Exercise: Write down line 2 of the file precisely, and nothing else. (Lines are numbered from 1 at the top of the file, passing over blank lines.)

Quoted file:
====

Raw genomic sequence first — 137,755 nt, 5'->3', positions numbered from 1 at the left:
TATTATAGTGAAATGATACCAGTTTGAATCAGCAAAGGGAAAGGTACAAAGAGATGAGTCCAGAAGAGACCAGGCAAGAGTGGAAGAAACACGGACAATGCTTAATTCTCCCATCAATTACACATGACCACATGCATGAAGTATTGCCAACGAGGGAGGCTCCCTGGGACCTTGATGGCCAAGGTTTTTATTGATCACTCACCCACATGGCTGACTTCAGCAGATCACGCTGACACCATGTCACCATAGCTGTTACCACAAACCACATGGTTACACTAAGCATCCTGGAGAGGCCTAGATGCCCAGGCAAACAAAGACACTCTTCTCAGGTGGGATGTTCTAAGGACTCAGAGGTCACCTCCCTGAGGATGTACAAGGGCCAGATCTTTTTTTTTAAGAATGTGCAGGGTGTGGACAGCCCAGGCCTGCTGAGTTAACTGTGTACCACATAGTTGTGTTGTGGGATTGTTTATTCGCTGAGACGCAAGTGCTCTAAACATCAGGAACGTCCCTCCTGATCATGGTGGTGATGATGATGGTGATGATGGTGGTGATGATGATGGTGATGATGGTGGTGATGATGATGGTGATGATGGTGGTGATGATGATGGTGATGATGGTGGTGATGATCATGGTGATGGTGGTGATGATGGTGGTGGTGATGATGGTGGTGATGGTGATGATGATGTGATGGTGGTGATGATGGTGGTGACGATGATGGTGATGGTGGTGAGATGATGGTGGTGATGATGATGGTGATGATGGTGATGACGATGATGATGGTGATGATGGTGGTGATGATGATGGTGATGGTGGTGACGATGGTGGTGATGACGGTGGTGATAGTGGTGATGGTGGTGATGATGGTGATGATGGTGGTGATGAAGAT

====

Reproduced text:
TATTATAGTGAAATGATACCAGTTTGAATCAGCAAAGGGAAAGGTACAAAGAGATGAGTCCAGAAGAGACCAGGCAAGAGTGGAAGAAACACGGACAATGCTTAATTCTCCCATCAATTACACATGACCACATGCATGAAGTATTGCCAACGAGGGAGGCTCCCTGGGACCTTGATGGCCAAGGTTTTTATTGATCACTCACCCACATGGCTGACTTCAGCAGATCACGCTGACACCATGTCACCATAGCTGTTACCACAAACCACATGGTTACACTAAGCATCCTGGAGAGGCCTAGATGCCCAGGCAAACAAAGACACTCTTCTCAGGTGGGATGTTCTAAGGACTCAGAGGTCACCTCCCTGAGGATGTACAAGGGCCAGATCTTTTTTTTTAAGAATGTGCAGGGTGTGGACAGCCCAGGCCTGCTGAGTTAACTGTGTACCACATAGTTGTGTTGTGGGATTGTTTATTCGCTGAGACGCAAGTGCTCTAAACATCAGGAACGTCCCTCCTGATCATGGTGGTGATGATGATGGTGATGATGGTGGTGATGATGATGGTGATGATGGTGGTGATGATGATGGTGATGATGGTGGTGATGATGATGGTGATGATGGTGGTGATGATCATGGTGATGGTGGTGATGATGGTGGTGGTGATGATGGTGGTGATGGTGATGATGATGTGATGGTGGTGATGATGGTGGTGACGATGATGGTGATGGTGGTGAGATGATGGTGGTGATGATGATGGTGATGATGGTGATGACGATGATGATGGTGATGATGGTGGTGATGATGATGGTGATGGTGGTGACGATGGTGGTGATGACGGTGGTGATAGTGGTGATGGTGGTGATGATGGTGATGATGGTGGTGATGAAGAT